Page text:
"We believe a new but volatile order for labor relations is developing in South Africa's mining sector," Mark Rosenberg, an Africa analyst for New York-based consultancy Eurasia Group, said in an Aug. 7 note. "Government efforts to stabilize the sector through pacts have failed, while law enforcement is constrained by the legacy of last year's massacre."

If the commission, headed by retired Supreme Court Judge Ian Farlam, can complete its work, that can help bring stability to the mining industry, according to Lonmin.

"The outcome of that process is important for all of us to understand how we can make sure that doesn't happen ever again," Natascha Viljoen, Lonmin's head of processing, said in an interview on Aug. 8. "We are concerned that Farlam is taking a bit of time."

Zuma, in a statement yesterday commemorating the anniversary, said the mining industry is vital to the economy, Africa's biggest.

"It is therefore necessary that all stakeholders work together to stabilize the mining sector and strengthen it to withstand the current difficult global economic conditions," he said.
Commission's Integrity

The commission started with a budget of 25 million rand and testimony is interpreted in three of the local languages -- Xhosa, Sesotho and Tswana -- for victims' families, some of whom have traveled hundreds of miles from the Eastern Cape province to attend the hearings.

"I've lost faith in the integrity of the commission because it seems the police are favored over the miners who died and those who survived," Xolani Mzuza, 27, the only income earner from a family of four who survived the Aug. 16 shooting, said in an interview in Marikana. "Our lawyers have not been paid, but those representing the police and army are paid for by the government."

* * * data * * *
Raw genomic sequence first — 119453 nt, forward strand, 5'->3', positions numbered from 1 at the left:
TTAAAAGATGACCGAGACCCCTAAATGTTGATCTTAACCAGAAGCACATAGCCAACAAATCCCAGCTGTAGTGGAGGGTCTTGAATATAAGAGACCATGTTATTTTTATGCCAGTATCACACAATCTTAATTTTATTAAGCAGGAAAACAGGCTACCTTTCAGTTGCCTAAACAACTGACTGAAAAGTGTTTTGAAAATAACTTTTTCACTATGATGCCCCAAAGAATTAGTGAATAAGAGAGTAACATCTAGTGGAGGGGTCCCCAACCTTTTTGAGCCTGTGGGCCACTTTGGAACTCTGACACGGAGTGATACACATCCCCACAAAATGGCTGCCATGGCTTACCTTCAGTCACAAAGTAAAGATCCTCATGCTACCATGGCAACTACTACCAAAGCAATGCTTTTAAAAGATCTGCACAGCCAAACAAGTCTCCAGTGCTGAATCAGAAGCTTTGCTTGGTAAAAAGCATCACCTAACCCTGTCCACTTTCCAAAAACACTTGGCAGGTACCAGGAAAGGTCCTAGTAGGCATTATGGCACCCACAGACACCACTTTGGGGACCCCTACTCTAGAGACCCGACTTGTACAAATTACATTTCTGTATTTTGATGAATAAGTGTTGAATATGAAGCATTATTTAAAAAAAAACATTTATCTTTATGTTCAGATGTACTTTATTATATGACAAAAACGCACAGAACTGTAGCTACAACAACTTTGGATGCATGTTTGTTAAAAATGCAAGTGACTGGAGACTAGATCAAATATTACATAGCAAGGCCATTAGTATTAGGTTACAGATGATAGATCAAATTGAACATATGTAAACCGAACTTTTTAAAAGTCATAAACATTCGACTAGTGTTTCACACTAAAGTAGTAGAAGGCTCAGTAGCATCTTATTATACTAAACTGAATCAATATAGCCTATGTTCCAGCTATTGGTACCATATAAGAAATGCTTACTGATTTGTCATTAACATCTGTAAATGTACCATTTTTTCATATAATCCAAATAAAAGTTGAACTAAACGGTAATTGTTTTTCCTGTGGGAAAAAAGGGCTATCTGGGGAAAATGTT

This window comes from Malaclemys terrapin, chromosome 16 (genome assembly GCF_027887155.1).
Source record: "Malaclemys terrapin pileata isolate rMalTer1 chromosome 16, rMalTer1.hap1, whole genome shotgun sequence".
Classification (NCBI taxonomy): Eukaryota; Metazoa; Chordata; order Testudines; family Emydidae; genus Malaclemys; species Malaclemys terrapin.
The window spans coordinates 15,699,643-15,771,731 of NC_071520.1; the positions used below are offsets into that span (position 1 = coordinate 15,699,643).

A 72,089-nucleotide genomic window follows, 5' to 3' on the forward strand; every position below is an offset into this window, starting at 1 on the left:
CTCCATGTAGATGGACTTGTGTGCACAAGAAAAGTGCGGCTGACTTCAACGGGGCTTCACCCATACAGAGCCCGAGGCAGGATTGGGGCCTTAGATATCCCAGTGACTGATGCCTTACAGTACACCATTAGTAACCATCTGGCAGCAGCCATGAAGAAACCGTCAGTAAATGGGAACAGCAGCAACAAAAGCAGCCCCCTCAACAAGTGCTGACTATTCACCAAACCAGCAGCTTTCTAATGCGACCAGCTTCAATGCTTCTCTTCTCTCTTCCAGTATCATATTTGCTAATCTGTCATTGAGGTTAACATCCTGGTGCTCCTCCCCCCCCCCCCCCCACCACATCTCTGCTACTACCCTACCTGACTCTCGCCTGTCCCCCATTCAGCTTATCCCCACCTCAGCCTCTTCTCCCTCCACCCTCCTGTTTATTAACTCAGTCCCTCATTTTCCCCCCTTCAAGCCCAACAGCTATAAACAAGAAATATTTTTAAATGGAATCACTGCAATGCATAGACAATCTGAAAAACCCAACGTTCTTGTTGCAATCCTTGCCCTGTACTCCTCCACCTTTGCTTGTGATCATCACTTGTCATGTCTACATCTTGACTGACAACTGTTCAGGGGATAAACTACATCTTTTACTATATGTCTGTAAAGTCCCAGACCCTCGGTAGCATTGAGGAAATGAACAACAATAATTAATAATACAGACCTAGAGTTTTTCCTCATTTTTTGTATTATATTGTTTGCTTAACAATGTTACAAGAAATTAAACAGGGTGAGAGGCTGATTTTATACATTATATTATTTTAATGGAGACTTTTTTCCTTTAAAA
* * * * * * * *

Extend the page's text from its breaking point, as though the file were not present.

The hearing was moved to Pretoria, the capital, in June after it was delayed repeatedly because the Rustenburg Civic Centre where they were scheduled to be held was often unavailable. It has been suspended since July 22 when a lawyer for the families petitioned the commission for a postponement so he could seek money to pay for the families' legal fees.

"There hasn't been a single cop who was actually there who has been interviewed and cross-examined at the Marikana Commission of Inquiry," Bonita Meyersfeld, a law professor who heads the University of Witwatersrand's Centre for Applied Legal Studies, said in an interview.

"There has been harassment of witnesses. The community has lost faith in it," she said. "I think that's an out and out failure."

--Editors: Karl Maier, Nasreen Seria

Marking the anniversary of two mining massacres: So much remains the same

By Khadija Patel

Daily Maverick

14 August 2013

This Friday marks the first anniversary of the Marikana massacre, when 34 men were killed after police opened fire on striking mineworkers near Lonmin PLC's mine in the North West province. And while preparations to mark the first anniversary of the massacre have been fraught with bickering between rival unions, this week also marks the anniversary of another mining strike massacre in South Africa.

In August 1946, the African Mineworkers Union, one of the SA's first-ever trade unions, embarked on a strike against the Chamber of Mines. The strike was met with the full force of the state, who were described to have launched war against the striking workers. That strike would go on to rattle the complacency with which black mine workers were exploited in the country's mines. It proved to be a pivotal moment in the history of industrial relations in South Africa.